Concomitant deletion of Ptpn6 and Ptpn11 in T cells fails to improve anticancer responses

Pedro M. O. Ventura, Milica Gakovic, Berenice A. Fischer, Laura Spinelli, Giorgia Rota, Shalini Pathak, Hanif J. Khameneh, Alessandro Zenobi, Sarah Thomson, Walter Birchmeier, Doreen A. Cantrell (Lead / Corresponding author), Greta Guarda (Lead / Corresponding author)

Research output: Contribution to journalArticlepeer-review

Abstract

Anticancer T cells acquire a dysfunctional state characterized by poor effector function and expression of inhibitory receptors, such as PD-1. Blockade of PD-1 leads to T cell reinvigoration and is increasingly applied as an effective anticancer treatment. Recent work challenged the commonly held view that the phosphatase PTPN11 (known as SHP-2) is essential for PD-1 signaling in T cells, suggesting functional redundancy with the homologous phosphatase PTPN6 (SHP-1). Therefore, we investigated the effect of concomitant Ptpn6 and Ptpn11 deletion in T cells on their ability to mount antitumour responses. In vivo data show that neither sustained nor acute Ptpn6/11 deletion improves T cell-mediated tumor control. Sustained loss of Ptpn6/11 also impairs the therapeutic effects of anti-PD1 treatment. In vitro results show that Ptpn6/11-deleted CD8+ T cells exhibit impaired expansion due to a survival defect and proteomics analyses reveal substantial alterations, including in apoptosis-related pathways. These data indicate that concomitant ablation of Ptpn6/11 in polyclonal T cells fails to improve their anticancer properties, implying that caution shall be taken when considering their inhibition for immunotherapeutic approaches.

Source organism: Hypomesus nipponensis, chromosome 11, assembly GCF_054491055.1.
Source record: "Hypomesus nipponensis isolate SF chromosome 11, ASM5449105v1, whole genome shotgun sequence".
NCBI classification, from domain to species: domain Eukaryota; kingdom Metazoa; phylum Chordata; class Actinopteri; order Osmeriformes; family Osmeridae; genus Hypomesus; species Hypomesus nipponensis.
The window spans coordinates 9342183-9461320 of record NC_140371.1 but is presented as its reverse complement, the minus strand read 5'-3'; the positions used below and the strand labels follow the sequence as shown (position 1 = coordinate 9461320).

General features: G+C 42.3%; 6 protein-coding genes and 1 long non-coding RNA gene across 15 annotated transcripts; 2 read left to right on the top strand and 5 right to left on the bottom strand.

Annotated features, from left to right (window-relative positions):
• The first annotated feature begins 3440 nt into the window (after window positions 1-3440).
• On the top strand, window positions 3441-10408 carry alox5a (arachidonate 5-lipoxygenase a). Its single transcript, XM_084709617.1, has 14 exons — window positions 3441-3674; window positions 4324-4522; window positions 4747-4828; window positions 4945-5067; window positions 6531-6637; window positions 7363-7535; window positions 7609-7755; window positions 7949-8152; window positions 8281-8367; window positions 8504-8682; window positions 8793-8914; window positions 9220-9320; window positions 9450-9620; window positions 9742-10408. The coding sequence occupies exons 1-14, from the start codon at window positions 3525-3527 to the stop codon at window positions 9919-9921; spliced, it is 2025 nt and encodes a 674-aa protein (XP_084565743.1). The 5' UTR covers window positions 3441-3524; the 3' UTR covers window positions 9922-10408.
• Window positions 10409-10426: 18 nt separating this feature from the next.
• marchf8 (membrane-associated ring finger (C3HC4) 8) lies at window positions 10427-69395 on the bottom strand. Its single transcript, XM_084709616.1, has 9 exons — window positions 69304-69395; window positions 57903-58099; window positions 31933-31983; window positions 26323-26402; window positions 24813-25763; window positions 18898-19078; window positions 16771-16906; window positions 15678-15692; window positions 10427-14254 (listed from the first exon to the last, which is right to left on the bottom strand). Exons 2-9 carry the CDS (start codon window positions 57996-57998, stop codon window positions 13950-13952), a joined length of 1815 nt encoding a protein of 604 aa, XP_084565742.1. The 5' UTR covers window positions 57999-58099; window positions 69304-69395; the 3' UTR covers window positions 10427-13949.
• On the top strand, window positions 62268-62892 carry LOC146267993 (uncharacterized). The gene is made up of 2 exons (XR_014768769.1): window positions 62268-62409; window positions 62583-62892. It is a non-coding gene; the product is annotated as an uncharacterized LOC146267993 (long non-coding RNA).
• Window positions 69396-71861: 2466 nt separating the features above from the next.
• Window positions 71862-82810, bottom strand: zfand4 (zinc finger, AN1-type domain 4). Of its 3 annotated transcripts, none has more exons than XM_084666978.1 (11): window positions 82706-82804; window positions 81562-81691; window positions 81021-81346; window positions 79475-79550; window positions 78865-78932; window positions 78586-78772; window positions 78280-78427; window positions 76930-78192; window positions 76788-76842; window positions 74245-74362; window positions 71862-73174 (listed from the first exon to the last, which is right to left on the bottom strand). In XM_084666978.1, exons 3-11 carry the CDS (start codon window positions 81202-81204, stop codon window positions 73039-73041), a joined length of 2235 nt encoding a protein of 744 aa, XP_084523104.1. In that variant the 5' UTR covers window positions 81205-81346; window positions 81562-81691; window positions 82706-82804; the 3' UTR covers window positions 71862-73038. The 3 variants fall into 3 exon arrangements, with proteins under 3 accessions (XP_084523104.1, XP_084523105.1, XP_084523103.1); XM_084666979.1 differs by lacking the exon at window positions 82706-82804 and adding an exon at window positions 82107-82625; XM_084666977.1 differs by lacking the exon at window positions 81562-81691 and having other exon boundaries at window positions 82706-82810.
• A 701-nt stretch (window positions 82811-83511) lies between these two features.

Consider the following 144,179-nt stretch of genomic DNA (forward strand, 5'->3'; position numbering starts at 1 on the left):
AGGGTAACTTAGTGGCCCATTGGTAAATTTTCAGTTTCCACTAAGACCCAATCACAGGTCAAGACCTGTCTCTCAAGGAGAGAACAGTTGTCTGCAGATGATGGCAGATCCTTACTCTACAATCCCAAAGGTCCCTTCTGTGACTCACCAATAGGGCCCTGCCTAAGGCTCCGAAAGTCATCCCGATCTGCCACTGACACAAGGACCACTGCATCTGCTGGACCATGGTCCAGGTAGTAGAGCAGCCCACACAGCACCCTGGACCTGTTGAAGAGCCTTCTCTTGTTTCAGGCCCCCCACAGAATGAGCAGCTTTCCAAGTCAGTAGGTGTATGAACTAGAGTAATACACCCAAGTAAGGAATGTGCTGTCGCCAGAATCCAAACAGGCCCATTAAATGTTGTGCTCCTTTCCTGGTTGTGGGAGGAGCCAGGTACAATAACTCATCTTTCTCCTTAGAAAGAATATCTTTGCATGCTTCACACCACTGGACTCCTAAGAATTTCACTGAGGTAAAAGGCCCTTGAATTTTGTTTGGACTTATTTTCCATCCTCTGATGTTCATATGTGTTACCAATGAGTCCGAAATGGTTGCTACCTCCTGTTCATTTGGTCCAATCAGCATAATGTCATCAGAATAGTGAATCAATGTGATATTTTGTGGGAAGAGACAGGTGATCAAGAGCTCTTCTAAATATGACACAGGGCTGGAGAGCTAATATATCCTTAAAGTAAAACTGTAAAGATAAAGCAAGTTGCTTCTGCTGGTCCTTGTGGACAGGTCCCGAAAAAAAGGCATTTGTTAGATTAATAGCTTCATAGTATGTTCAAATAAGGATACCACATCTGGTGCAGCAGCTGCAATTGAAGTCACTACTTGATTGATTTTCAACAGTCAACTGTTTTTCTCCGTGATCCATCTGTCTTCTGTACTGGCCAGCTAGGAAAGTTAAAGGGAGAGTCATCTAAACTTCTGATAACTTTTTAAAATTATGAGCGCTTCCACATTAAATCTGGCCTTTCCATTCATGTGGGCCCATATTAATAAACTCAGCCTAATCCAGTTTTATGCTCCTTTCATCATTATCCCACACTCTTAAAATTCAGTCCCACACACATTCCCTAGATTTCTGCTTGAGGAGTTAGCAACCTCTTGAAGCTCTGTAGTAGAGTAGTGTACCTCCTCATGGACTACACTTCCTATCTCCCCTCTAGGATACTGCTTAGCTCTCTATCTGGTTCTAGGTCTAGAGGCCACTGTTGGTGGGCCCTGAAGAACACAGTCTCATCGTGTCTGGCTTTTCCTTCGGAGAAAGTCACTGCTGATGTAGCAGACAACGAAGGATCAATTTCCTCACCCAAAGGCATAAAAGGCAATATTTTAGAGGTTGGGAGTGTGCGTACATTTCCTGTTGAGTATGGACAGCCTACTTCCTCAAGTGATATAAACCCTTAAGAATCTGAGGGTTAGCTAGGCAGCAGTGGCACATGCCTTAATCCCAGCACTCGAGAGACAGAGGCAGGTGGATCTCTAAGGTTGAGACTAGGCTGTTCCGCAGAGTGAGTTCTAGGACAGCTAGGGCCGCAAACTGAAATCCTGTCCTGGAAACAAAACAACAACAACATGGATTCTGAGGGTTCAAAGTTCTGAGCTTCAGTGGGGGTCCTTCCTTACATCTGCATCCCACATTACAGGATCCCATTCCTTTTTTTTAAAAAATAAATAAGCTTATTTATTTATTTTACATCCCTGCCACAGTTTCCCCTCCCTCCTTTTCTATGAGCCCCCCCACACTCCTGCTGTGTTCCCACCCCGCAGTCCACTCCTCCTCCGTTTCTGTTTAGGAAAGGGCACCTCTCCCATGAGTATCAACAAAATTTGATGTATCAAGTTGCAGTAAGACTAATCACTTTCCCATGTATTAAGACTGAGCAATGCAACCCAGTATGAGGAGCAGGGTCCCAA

Original languageEnglish
Article numbere55399
Number of pages11
JournalEMBO Reports
Volume23
Issue number11
Early online date4 Oct 2022
DOIs
Publication statusPublished - 7 Nov 2022

Keywords

  • PD-1 checkpoint blockade
  • Ptpn11
  • Ptpn6
  • T cell exhaustion
  • Cancer
  • Immunology
  • Signal Transduction

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